John MacArthur, Jr.  The Ultimate Priority p.152

c)         Put yourself for a moment in Job’s shoes.

(1)        What would your response be to this kind of a situation if you were totally wiped out?

(a)      Would it be that of worshiping God, or would we be charging God foolishly?

(b)      Would we be saying, “Well God doesn’t love me. God doesn’t care about me.

(c)      I don’t know why God is against me”.

(d)      I’m afraid that we would be making foolish charges against God if things like that should happen to us. We see the integrity of this man, Job. He is a total man.

B.       Satan’s Second Accusation & Job’s Proper Response (2:1-13)

1.    Turning your trials into triumphs (James 1:2-8)

a)         God tells us to expect trials.

(1)        It is not as “if you fall into various trials”

(2)        But “when you fall into various trials”

These things I have spoken to you, that in Me you may have peace. In the world you will have tribulation; but be of good cheer, I have overcome the world." (John 16:33 NKJV)

Paul said, "We must through many tribulations enter the kingdom of God." (Acts 14:22)

Beloved, do not think it strange concerning the fiery trial which is to try you, as though some strange thing happened to you; (1 Peter 4:12)

(3)        Definition of trials – temptations, To try; to test; to prove

b)        God allows temptations and trials for a purpose.

(1)        To make us stronger and much more pure and righteous

(a)         Sandpaper – It's the friction that smoothes out the rough edges

(b)        Oyster – A grain of sand (acts an irritant) until it forms a beautiful Pearl

(c)         Melting of metel—the worker melts the metal and removes the dross until he sees his face.          

But we all, with unveiled face, beholding as in a mirror the glory of the Lord, are being transformed into the same image from glory to glory, just as by the Spirit of the Lord. (2 Corinthians 3:18)  

For our light affliction, which is but for a moment, is working for us a far more exceeding and eternal weight of glory, (2 Corinthians 4:17 NKJV)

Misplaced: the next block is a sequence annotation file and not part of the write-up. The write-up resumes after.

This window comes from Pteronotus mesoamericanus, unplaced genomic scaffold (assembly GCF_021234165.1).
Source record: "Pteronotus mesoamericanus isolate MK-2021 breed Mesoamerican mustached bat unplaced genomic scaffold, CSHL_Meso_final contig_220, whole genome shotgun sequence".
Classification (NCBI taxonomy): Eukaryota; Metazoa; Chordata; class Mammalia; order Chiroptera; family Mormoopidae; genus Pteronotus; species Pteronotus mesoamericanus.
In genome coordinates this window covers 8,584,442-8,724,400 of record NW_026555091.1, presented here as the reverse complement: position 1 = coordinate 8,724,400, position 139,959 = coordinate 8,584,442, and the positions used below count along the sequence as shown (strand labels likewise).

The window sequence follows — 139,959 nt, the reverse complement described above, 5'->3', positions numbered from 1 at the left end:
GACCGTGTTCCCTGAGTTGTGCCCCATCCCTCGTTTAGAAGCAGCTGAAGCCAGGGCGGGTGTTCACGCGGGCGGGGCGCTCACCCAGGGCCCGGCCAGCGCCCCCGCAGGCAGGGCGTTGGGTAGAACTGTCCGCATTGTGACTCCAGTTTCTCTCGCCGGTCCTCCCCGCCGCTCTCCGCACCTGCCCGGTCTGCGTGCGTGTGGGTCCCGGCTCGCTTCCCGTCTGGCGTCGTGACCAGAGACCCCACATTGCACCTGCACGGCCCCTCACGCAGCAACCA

2.    The Needed Attitude: “Count”, “Know”,  “Let” & “Ask”  (v.2-4)

a)         God tells us to count – a joyful attitude (v.2)

(1)        It means “to evaluate”

(a)         When we become Christians we must evaluate our life and set new goals (Philippians 3:13-14)

(b)        We must evaluate the trials of life in the light of what God is doing for us, & live for the things that matter the most.  What matter’s the most to you?


(2)        Our values determine our evaluations.

(a)         If we value comfort more than character, then trials will upset us.

(b)        If we value the material more than the spiritual, then we will not be able to “count it all joy.”

(c)         If we live only for the present and forget the future, then trials will make us bitter, not better.

(d)        Job had the right attitude and outlook, “But He knows the way that I take; When He has tested me, (not if, but when) I shall come forth as gold. (Job 23:10 NKJV)


b)        God tells us to know something – an understanding mind (v.3)

(1)        Faith is always tested &,

(a)         That the testing of your faith produces patience

(b)        “patience” means, “to be steadfast, more persevering, more enduring.

In this you greatly rejoice, though now for a little while, if need be, you have been grieved by various trials,   that the genuineness of your faith, being much more precious than gold that perishes, though it is tested by fire, may be found to praise, honor, and glory at the revelation of Jesus Christ (1 Peter 1:6-7)

(2)        Testing works for us not against us

(a)         Satan tempts us to bring out the worst – (1P5:8)

(b)        God tests us to bring out the best (Rom.8:28)

(c)         Its our choice in which way we respond

(1)        2 Corinthians 12:7-10

(1)Most of us ask the Lord to change the circumstances

(1)God does not want to change the circumstances, He wants to change you.


c)         God tells us to let something happen – a surrendered will (v.4)

(1)        God want’s to produce fruit in our lives! 

(a)         Fruit of the Spirit (Gal.5:22-23) – The ability to keep going when things get tough!

(1)        Romans 5:3-4

(b)        God wants us to glorify Him.

(2)        God wants to make us like Jesus (Hebrews 5:8)

(3)        God wants us to grow up

(a)         Illustration of Brittany not growing up

(4)        God want’s our cooperation – (Philippians 2:12-13)

(a)         If we resist Him, then He chastens us into submission

(b)        If we submit to Him, then He can accomplish His work.

d)        God tells us to ask of something – (v.5)

(1)        Ask God for wisdom (v.5-8).

(a)         God knows all things, we don’t!  Therefore, we come to Him asking Him for wisdom

(b)        We need wisdom so we will not waste the opportunities God is giving us to mature.

(c)         If God delivered us from every trial, then we would not grow in character

(d)        God is more concerned with you character than your comfort